Sigma 70-300mm f/4-5.6 APO DG Macro £189.99
20th Nov 2011 | 17:25
Not the newest, but this Sigma zoom lens still has something to offer at the price
In this day and age, it's easy to write off any 'slow' telephoto zoom lens with an f/4-5.6 maximum aperture that doesn't have optical stabilisation. However, the Sigma 70-300mm f/4-5.6 APO DG Macro still packs some impressive features at the price.
As a 'DG' lens, it's designed for digital full-frame DSLRs but is equally compatible with APS-C camera bodies that have smaller sensors.
The lens is available in Canon, Nikon, Pentax, Sigma and Sony mounts, and is an especially attractive option for Pentax and Sony users, since current ranges of these cameras feature built-in sensor-shift image stabilisation, bypassing the need for an optical stabiliser in the lens.
Effective focal lengths on most APS-C bodies are 105-450mm, and 112-480mm for Canons.
With 14 elements in 10 groups, three of the Sigma's elements are Special Low Dispersion (SLD) to help reduce chromatic aberrations, or colour fringing, and earning it an Apochromatic (APO) badge. The nine-blade diaphragm enables an aperture range of f/4-5.6 down to f/22-32.
Autofocus is based on a relatively old-fashioned and basic electric motor, rather than Sigma's HyperSonic Motor (HSM) system, but the lens focuses down to just 95cm, at least in the 200-300mm focal range.
At its longest telephoto setting, the Sigma 70-300mm f/4-5.6 APO DG Macro lens has a 0.5x macro facility, similar to the Tamron 70-300mm Di LD Macro lens. The Sigma comes complete with a lens hood and soft pouch.
Build quality, handling and performance
Build quality and handling
Despite being relatively inexpensive to buy, the Sigma 70-300mm f/4-5.6 APO DG Macro's build quality feels good and solid. The lens is reassuringly weighty at 550g and measures 77-119mm, extending to 249mm at its longest zoom setting and shortest normal focus setting, with the lens hood fitted.
Switch to Macro mode using the switch on the side of the lens barrel and it stretches even further to 264mm.
The autofocus motor is quite noisy, but it's reasonably quick. There's no internal focus, so the front element rotates and extends as you focus from infinity down to the closest focus distance but, on the plus side, this enables the printing of a magnification scale on the inner lens barrel, as well as the focus distance scale which is printed around the the focus ring. The focus and zoom rings both have a smooth action and the lens doesn't suffer from zoom creep.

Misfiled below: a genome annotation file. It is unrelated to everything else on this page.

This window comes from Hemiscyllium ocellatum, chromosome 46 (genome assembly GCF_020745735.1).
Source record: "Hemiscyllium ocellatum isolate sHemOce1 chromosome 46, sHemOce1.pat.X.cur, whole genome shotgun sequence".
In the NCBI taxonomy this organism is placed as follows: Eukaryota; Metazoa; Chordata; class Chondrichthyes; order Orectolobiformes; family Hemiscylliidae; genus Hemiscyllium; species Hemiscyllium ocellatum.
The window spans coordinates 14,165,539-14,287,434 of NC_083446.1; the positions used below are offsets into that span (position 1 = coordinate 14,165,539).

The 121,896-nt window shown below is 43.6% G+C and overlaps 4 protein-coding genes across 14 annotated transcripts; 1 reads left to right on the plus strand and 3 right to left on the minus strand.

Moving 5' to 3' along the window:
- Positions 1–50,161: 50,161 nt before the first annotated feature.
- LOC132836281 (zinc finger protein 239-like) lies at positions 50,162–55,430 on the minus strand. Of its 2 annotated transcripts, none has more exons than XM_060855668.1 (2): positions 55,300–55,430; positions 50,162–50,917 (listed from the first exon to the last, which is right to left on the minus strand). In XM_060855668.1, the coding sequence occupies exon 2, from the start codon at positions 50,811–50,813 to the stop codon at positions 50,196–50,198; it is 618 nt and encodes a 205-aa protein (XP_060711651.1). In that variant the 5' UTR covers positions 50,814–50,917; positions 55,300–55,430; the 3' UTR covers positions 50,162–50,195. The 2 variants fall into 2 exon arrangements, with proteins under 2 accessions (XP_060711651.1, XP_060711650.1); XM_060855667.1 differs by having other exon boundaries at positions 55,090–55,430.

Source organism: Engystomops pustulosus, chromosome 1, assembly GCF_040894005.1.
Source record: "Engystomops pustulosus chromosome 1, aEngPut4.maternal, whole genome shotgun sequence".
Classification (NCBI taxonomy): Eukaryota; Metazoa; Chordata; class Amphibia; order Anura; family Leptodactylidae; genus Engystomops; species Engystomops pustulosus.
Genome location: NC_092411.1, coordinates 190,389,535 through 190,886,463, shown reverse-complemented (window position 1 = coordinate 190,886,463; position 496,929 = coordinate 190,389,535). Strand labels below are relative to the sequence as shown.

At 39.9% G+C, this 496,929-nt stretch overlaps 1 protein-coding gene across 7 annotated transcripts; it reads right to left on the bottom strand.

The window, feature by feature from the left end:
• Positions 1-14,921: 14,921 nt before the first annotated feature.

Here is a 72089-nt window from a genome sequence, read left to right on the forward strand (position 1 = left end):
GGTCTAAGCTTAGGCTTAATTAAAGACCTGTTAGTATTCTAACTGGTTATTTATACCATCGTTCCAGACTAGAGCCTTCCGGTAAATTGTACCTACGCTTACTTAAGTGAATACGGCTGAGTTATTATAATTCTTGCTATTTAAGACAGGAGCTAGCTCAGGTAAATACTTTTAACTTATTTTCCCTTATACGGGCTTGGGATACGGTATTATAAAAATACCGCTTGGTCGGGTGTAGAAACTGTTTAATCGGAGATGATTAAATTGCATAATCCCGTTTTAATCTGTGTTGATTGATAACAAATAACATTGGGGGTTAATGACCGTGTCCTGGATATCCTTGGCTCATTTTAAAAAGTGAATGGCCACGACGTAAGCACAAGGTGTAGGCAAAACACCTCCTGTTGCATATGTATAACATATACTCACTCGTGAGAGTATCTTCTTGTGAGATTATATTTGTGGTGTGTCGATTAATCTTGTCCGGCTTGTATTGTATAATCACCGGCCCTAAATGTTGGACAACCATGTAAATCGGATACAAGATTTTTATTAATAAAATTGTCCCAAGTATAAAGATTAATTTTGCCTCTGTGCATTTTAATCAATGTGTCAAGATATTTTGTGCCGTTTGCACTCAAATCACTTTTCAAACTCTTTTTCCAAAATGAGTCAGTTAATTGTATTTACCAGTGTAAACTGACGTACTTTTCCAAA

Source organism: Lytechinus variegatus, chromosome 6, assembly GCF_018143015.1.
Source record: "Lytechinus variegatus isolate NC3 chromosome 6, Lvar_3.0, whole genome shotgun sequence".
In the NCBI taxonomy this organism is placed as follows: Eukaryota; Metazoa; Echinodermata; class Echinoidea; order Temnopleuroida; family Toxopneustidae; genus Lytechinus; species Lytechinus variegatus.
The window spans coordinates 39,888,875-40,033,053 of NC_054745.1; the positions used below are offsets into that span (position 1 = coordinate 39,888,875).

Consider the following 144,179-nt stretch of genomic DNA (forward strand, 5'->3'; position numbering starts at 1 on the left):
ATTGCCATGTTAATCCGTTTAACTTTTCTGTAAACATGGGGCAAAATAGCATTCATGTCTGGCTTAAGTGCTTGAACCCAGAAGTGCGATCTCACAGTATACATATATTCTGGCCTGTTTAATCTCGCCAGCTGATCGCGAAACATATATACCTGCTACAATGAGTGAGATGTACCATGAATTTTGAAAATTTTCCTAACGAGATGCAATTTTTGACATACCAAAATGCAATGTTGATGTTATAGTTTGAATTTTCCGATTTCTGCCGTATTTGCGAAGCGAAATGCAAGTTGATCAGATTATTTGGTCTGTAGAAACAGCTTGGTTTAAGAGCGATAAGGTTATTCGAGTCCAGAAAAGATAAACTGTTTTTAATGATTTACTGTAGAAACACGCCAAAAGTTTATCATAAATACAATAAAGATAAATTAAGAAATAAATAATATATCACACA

Impressive throughout most of its zoom range, the Sigma's sharpness drops off at the long end of the zoom range, especially towards the edges and corners of the frame. Sharpness at 300mm is poor across the whole frame with small apertures of f/16-32, which you might want to use to increase depth of field in macro shooting.
Despite its APO badge, chromatic aberrations are quite noticeable. Sigma's newer, non-APO 70-300mm OS actually performs rather better in this respect. In some of our tests under dull lighting conditions, image contrast was also a bit lacking.
Taken at 300mm, f/5.6
One of the old school of telephoto zoom lenses, the Sigma 70-300mm APO Macro lacks an optical stabiliser, which is a big drawback for Canon and Nikon camera users.
Typically solid Sigma build quality and sharpness is good from 70mm up to about 250mm.
Drop off in sharpness at 300mm, lack of image stabilisation and no HSM autofocus.
More than a one-trick pony, the Sigma doubles up as a 0.5x macro lens but, given its relatively poor resolution at the long end of the zoom range, it can't compete with a good macro prime lens. Overall, it's outclassed by Sigma's newer 70-300mm OS lens.